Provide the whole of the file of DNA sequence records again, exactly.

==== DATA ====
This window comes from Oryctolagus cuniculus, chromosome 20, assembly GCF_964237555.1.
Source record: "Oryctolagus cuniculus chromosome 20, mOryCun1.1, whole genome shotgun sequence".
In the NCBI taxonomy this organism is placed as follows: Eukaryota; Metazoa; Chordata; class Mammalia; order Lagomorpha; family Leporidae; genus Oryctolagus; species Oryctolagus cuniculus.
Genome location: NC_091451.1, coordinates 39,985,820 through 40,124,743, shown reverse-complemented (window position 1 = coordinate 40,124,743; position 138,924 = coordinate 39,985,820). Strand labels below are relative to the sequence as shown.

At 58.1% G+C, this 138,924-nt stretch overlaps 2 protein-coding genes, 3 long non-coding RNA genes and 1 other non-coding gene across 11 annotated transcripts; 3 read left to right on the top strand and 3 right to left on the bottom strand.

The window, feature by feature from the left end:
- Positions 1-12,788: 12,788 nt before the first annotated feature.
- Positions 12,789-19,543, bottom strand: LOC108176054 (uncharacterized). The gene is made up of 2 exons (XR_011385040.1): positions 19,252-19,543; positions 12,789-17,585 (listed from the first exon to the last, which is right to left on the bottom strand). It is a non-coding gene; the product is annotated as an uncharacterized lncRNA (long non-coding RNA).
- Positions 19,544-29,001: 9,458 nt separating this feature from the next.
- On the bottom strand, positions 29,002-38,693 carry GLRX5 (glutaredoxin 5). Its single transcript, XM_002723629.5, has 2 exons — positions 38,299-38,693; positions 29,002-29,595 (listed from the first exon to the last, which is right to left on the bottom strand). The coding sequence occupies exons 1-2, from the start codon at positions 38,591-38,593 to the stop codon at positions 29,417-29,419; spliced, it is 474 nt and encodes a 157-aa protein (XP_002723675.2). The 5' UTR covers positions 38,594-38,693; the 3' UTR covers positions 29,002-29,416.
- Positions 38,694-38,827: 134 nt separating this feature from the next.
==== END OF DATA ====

This window comes from Oryctolagus cuniculus, chromosome 20, assembly GCF_964237555.1.
Source record: "Oryctolagus cuniculus chromosome 20, mOryCun1.1, whole genome shotgun sequence".
In the NCBI taxonomy this organism is placed as follows: Eukaryota; Metazoa; Chordata; class Mammalia; order Lagomorpha; family Leporidae; genus Oryctolagus; species Oryctolagus cuniculus.
Genome location: NC_091451.1, coordinates 39,985,820 through 40,124,743, shown reverse-complemented (window position 1 = coordinate 40,124,743; position 138,924 = coordinate 39,985,820). Strand labels below are relative to the sequence as shown.

At 58.1% G+C, this 138,924-nt stretch overlaps 2 protein-coding genes, 3 long non-coding RNA genes and 1 other non-coding gene across 11 annotated transcripts; 3 read left to right on the top strand and 3 right to left on the bottom strand.

The window, feature by feature from the left end:
- Positions 1-12,788: 12,788 nt before the first annotated feature.
- Positions 12,789-19,543, bottom strand: LOC108176054 (uncharacterized). The gene is made up of 2 exons (XR_011385040.1): positions 19,252-19,543; positions 12,789-17,585 (listed from the first exon to the last, which is right to left on the bottom strand). It is a non-coding gene; the product is annotated as an uncharacterized lncRNA (long non-coding RNA).
- Positions 19,544-29,001: 9,458 nt separating this feature from the next.
- On the bottom strand, positions 29,002-38,693 carry GLRX5 (glutaredoxin 5). Its single transcript, XM_002723629.5, has 2 exons — positions 38,299-38,693; positions 29,002-29,595 (listed from the first exon to the last, which is right to left on the bottom strand). The coding sequence occupies exons 1-2, from the start codon at positions 38,591-38,593 to the stop codon at positions 29,417-29,419; spliced, it is 474 nt and encodes a 157-aa protein (XP_002723675.2). The 5' UTR covers positions 38,594-38,693; the 3' UTR covers positions 29,002-29,416.
- Positions 38,694-38,827: 134 nt separating this feature from the next.